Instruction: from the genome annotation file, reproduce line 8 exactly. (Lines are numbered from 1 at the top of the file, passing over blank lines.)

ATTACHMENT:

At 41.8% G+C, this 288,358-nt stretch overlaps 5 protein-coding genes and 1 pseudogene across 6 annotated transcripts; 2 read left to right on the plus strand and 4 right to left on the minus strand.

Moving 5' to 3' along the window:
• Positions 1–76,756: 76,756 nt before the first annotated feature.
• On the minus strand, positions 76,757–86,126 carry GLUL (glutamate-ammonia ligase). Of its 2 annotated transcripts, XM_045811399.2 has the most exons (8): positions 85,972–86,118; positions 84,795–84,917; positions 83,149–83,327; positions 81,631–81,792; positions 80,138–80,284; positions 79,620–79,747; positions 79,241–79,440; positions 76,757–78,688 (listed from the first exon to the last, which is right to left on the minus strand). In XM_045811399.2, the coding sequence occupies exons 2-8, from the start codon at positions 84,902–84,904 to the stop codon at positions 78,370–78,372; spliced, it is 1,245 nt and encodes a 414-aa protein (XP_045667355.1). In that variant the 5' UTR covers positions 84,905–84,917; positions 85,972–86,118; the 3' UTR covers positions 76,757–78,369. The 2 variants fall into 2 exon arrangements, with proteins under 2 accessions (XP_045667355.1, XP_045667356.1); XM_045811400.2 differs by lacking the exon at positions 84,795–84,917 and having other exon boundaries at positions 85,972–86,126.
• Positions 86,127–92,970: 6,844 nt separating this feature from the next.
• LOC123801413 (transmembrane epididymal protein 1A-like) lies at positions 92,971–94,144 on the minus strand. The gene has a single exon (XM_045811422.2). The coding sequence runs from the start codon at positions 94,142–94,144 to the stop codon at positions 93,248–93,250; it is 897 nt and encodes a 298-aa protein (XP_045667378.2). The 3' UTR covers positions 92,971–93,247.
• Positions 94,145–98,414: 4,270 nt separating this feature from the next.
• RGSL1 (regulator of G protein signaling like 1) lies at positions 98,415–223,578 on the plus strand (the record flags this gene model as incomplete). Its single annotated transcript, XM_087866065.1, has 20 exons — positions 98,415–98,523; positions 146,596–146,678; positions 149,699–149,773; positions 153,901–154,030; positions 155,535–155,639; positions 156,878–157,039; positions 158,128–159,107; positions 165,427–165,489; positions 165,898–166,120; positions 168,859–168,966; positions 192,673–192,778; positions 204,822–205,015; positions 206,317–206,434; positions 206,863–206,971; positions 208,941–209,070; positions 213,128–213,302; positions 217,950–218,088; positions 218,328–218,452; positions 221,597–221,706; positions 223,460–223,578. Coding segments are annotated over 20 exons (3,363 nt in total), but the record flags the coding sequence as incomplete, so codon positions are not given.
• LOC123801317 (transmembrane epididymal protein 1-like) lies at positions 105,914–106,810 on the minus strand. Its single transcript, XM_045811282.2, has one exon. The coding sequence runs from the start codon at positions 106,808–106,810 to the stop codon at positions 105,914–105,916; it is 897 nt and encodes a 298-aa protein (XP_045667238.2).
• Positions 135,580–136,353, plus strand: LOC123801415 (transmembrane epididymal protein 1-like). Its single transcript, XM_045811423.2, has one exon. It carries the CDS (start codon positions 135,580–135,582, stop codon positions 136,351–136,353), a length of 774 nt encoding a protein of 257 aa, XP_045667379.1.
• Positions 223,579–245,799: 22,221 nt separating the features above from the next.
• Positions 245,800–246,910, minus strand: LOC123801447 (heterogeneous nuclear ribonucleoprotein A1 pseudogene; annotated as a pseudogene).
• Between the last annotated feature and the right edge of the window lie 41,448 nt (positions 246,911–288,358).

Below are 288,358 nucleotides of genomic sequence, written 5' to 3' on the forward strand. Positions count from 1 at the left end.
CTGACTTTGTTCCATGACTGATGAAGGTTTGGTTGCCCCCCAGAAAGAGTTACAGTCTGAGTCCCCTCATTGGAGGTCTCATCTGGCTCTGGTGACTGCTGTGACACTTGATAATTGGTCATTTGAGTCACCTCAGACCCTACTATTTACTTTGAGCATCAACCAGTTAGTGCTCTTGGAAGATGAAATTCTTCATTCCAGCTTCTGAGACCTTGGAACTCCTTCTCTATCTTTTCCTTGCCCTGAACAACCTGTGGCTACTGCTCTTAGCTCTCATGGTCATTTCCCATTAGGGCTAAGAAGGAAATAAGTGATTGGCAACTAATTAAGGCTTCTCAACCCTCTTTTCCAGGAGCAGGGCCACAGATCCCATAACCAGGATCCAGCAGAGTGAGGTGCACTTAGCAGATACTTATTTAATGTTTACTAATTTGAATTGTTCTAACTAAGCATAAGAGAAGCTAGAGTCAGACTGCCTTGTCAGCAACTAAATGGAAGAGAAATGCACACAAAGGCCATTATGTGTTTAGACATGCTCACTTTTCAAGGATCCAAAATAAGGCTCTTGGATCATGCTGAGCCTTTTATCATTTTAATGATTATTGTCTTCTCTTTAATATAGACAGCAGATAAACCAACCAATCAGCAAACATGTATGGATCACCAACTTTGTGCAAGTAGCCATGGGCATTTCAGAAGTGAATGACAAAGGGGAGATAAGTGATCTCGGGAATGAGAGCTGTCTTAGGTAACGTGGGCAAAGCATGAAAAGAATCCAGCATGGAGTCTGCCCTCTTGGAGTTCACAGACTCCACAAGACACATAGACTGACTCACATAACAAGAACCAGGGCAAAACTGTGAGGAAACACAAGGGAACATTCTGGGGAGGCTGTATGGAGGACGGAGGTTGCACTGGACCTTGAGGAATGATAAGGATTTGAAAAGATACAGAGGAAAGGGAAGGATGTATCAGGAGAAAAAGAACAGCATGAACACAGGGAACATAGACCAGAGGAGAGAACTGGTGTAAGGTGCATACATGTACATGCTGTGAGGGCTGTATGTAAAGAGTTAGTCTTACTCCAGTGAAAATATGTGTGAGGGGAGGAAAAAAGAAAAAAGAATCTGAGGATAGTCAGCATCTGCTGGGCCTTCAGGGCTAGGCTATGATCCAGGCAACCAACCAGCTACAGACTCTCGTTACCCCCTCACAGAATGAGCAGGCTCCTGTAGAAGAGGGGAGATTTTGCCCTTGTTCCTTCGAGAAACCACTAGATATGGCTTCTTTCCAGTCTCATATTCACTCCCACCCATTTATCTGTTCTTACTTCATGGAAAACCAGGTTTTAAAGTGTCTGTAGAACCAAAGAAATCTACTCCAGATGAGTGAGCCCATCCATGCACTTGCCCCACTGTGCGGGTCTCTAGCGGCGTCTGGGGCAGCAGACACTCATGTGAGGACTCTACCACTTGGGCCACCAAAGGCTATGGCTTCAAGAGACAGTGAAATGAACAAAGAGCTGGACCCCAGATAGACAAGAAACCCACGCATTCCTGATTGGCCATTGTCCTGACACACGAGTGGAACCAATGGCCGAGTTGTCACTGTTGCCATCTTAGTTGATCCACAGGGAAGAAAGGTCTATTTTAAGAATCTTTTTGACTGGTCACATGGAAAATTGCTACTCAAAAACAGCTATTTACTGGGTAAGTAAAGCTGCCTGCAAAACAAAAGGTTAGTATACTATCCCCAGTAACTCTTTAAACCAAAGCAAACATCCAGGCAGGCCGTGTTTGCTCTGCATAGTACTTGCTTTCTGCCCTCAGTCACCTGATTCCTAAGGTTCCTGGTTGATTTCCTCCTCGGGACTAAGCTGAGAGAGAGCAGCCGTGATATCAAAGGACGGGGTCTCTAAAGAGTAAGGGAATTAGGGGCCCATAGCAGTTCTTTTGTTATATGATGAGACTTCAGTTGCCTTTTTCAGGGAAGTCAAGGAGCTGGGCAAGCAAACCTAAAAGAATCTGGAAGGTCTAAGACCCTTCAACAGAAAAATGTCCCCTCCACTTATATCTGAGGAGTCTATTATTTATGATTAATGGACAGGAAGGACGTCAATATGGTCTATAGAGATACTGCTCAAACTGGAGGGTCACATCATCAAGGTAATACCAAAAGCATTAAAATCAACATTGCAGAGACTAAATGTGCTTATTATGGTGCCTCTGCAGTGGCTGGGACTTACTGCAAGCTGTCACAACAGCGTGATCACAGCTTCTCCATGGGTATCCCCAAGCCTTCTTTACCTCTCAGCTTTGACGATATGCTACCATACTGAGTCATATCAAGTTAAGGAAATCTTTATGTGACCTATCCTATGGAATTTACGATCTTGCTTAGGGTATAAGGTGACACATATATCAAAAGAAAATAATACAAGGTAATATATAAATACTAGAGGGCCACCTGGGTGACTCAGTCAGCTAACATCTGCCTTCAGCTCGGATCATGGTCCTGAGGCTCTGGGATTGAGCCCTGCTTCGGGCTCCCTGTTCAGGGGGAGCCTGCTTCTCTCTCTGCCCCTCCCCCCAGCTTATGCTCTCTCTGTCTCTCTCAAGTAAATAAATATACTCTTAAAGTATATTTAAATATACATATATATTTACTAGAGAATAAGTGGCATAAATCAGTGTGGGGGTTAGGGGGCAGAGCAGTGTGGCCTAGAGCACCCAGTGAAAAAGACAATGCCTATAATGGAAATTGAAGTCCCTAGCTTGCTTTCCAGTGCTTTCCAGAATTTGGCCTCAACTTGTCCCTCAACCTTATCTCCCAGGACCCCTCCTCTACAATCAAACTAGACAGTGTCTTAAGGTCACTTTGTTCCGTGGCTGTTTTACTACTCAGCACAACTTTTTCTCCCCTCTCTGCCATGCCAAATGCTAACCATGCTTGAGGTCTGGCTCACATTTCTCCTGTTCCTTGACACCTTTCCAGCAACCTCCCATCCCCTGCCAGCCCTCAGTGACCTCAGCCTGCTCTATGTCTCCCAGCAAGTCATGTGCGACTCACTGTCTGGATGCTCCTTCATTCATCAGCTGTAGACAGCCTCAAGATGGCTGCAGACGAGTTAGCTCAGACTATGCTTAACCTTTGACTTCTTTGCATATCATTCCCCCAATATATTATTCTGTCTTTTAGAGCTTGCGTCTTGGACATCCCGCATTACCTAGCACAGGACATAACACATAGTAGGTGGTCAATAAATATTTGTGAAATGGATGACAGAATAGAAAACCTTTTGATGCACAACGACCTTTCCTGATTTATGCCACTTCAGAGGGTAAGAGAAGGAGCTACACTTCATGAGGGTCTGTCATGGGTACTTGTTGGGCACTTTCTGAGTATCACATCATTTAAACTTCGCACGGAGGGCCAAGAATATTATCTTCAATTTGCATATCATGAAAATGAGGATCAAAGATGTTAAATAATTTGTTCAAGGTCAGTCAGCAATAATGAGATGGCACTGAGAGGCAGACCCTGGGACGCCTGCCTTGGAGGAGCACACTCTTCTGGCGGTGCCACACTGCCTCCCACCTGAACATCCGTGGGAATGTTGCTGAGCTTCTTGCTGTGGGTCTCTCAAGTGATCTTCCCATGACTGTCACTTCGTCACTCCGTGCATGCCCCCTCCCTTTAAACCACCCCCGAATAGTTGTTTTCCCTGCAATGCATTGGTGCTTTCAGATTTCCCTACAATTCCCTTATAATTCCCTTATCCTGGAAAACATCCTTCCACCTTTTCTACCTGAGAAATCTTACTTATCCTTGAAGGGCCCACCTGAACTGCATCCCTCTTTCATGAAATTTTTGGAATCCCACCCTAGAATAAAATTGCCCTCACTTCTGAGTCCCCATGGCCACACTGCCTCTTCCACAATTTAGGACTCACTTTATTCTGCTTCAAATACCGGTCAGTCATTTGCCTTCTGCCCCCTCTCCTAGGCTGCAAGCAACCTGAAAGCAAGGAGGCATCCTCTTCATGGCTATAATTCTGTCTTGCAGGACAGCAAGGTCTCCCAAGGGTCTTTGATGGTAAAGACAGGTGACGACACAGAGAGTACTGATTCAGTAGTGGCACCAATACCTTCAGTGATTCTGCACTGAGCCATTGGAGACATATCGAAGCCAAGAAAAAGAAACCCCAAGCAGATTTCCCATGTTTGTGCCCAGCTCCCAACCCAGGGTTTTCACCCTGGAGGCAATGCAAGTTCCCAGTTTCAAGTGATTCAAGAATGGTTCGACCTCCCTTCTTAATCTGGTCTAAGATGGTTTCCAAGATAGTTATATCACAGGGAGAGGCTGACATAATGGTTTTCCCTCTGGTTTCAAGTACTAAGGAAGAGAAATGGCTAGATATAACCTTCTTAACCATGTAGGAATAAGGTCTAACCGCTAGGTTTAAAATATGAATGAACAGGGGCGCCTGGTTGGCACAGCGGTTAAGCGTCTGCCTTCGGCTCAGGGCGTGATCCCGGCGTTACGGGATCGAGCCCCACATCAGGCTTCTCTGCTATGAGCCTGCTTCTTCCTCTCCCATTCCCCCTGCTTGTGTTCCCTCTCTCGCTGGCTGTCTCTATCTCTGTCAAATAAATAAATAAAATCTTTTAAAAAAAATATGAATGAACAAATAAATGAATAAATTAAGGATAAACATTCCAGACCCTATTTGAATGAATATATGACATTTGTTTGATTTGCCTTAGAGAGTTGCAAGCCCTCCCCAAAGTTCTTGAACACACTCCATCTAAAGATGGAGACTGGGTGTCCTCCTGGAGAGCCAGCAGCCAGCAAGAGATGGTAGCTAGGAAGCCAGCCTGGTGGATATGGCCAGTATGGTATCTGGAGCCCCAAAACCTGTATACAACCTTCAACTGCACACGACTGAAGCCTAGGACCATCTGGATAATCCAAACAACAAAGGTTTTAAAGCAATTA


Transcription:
• RGSL1 (regulator of G protein signaling like 1) lies at positions 98,415–223,578 on the plus strand (the record flags this gene model as incomplete). Its single annotated transcript, XM_087866065.1, has 20 exons — positions 98,415–98,523; positions 146,596–146,678; positions 149,699–149,773; positions 153,901–154,030; positions 155,535–155,639; positions 156,878–157,039; positions 158,128–159,107; positions 165,427–165,489; positions 165,898–166,120; positions 168,859–168,966; positions 192,673–192,778; positions 204,822–205,015; positions 206,317–206,434; positions 206,863–206,971; positions 208,941–209,070; positions 213,128–213,302; positions 217,950–218,088; positions 218,328–218,452; positions 221,597–221,706; positions 223,460–223,578. Coding segments are annotated over 20 exons (3,363 nt in total), but the record flags the coding sequence as incomplete, so codon positions are not given.